Following their introduction over 10 years ago, pro bono costs have had an important role in furthering access to justice.

Where a civil case is won by a lawyer providing free legal representation, under Section 194 of the Legal Services Act 2007, pro bono costs can be awarded by the court or included in settlements. These costs then go directly to the Access to Justice Foundation, which distributes the funds to free legal advice charities and projects across the UK.

Not only do these costs provide vital funding for charities, but they can also provide an incentive for out of court settlement and make the legal system fairer for those that can’t afford legal representation. Pro bono cost orders therefore, provide funding for free legal advice to vulnerable people and disadvantaged communities, whilst also encouraging out of court settlements to prevent parties going to court unnecessarily.

Despite being in legislation since 2008, a considerable number of legal professionals remain unaware of Pro Bono Costs Orders and their significant role in funding access to justice services. Many legal professionals undertake pro bono work each year without knowing that a costs order could be made, meaning thousands of pounds of potential funding for front-line access to justice services go unclaimed.

At the Foundation, raising awareness of pro bono cost orders throughout the legal profession is a high priority. This is important to highlight even amongst lawyers who are working with fee paying clients so that they can be fully informed of the potential risk of adverse costs to their client if a case is not settled out of court.

Accessing these funding streams is particularly important during the Covid-19 pandemic, where under-resourced free advice services across the UK are forced to cope with a dramatic increase in enquiries, whilst also standing on a financial cliff edge. Some agencies are experiencing a 100+% increase in enquiries in areas such as debt, housing, welfare and employment law, often from people directly impacted by the pandemic who have never needed to use these services before. At a time when they are most needed, free legal advice services are at breaking point.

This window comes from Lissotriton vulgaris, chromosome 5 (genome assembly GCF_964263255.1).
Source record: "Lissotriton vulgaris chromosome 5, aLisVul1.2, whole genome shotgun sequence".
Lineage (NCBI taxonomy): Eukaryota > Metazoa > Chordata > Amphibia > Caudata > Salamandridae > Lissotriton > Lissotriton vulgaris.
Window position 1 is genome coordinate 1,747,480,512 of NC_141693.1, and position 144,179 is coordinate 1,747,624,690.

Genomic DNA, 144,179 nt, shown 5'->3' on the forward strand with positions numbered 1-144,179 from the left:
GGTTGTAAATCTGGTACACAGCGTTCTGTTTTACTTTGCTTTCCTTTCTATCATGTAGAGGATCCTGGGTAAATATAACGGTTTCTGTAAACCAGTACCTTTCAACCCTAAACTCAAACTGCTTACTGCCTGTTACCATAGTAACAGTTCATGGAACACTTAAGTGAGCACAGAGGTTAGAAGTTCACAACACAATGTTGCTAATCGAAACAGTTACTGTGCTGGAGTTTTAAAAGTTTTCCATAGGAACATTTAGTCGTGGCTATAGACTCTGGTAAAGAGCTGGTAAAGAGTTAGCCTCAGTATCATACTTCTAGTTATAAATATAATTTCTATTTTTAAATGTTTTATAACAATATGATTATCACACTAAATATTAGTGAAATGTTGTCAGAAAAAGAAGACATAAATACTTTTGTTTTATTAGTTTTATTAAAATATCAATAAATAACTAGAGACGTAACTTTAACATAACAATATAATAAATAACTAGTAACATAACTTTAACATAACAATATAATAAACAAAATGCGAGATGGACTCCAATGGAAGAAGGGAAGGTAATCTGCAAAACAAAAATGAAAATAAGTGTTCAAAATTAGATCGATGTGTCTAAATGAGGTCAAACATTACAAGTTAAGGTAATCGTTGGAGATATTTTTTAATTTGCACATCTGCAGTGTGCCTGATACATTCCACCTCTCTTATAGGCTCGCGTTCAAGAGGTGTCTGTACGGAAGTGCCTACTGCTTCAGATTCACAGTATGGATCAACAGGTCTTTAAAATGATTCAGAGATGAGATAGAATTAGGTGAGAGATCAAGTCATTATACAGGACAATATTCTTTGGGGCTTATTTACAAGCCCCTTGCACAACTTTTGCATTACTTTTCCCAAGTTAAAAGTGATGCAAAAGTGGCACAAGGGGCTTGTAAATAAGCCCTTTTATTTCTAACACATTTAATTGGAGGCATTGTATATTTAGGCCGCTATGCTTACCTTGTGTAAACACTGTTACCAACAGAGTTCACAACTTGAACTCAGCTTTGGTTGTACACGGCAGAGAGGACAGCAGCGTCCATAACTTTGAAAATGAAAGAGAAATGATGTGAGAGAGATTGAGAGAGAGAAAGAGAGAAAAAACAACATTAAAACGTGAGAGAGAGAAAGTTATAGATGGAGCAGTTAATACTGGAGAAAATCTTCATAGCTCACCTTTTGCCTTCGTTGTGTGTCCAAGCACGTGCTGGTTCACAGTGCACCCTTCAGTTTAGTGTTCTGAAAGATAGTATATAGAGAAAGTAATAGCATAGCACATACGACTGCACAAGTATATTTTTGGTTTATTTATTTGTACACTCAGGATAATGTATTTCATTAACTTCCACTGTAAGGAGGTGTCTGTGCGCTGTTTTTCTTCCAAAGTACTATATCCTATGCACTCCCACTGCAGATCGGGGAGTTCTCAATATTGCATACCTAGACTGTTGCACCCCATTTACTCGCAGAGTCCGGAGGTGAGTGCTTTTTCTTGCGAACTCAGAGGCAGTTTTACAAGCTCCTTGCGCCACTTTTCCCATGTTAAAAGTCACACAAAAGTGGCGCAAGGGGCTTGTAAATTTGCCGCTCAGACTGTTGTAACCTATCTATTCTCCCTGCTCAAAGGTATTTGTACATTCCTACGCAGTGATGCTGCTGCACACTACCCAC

The Pro Bono Costs Committee was set up in 2020 by the Access to Justice Foundation and the Solicitor General to advise on plans to promote pro bono costs awareness and use across the profession. Their remit includes considering the barriers that exist to obtaining pro bono costs; developing plans to raise awareness; and advising on the extension of pro bono costs to other jurisdictions.

The committee is comprised of those that work in civil justice and pro bono sectors, with the Solicitor General acting as Chair. Members include representatives from the Bar Council, Ministry of Justice, the Law Society and representatives from pro bono charities.

Committee members collaborate to identify areas where more work could be done to increase knowledge, understanding and awareness of pro bono costs and their role in funding access to justice. This includes identifying the training provision currently available to solicitors, barristers, and the judiciary and recommendations on how training opportunities can be increased in general.

The committee also works to recognise the complexities barristers face when working pro bono and understand the reasons why a costs order may not be claimed; as well as exploring new opportunities to increase awareness of the legislation within the courts. A research project is also underway to ascertain the number of legal professionals aware of pro bono costs to help the committee better understand the barriers and assess the scope of work that is needed.

The committee has continued to work remotely throughout the Covid-19 pandemic, which has caused much disruption to the justice system. Over the last year, the number of Pro Bono cases going to court has dropped, causing a decrease in costs orders obtained. This is understandably worrying at a time where advice charities are in desperate need of additional funding if they are to remain open to help those in need. 

Now more than ever, we need the support of the legal community to help us spread awareness of this important aspect of the costs regime. Pro bono costs orders have the potential to support front line advice organisations across the UK at a time when their very existence is threatened.

If you are representing a client pro bono and you win, we urge you to seek a costs order. If you know others taking on pro bono work, please let them know too. By implementing this simple process, you are helping to greatly increase the number of people across the country able to get help and assistance for their legal needs, whilst flying the flag for access to justice.

Just don’t forget to let us know – costs@atjf.org.uk

For more information and full guidance on Pro Bono Costs Orders, visit: atjf.org.uk/pro-bono-costs-orders 

Greg Hodder is the Head of Development at the Access to Justice Foundation. Greg is responsible for the charity’s fundraising and communications.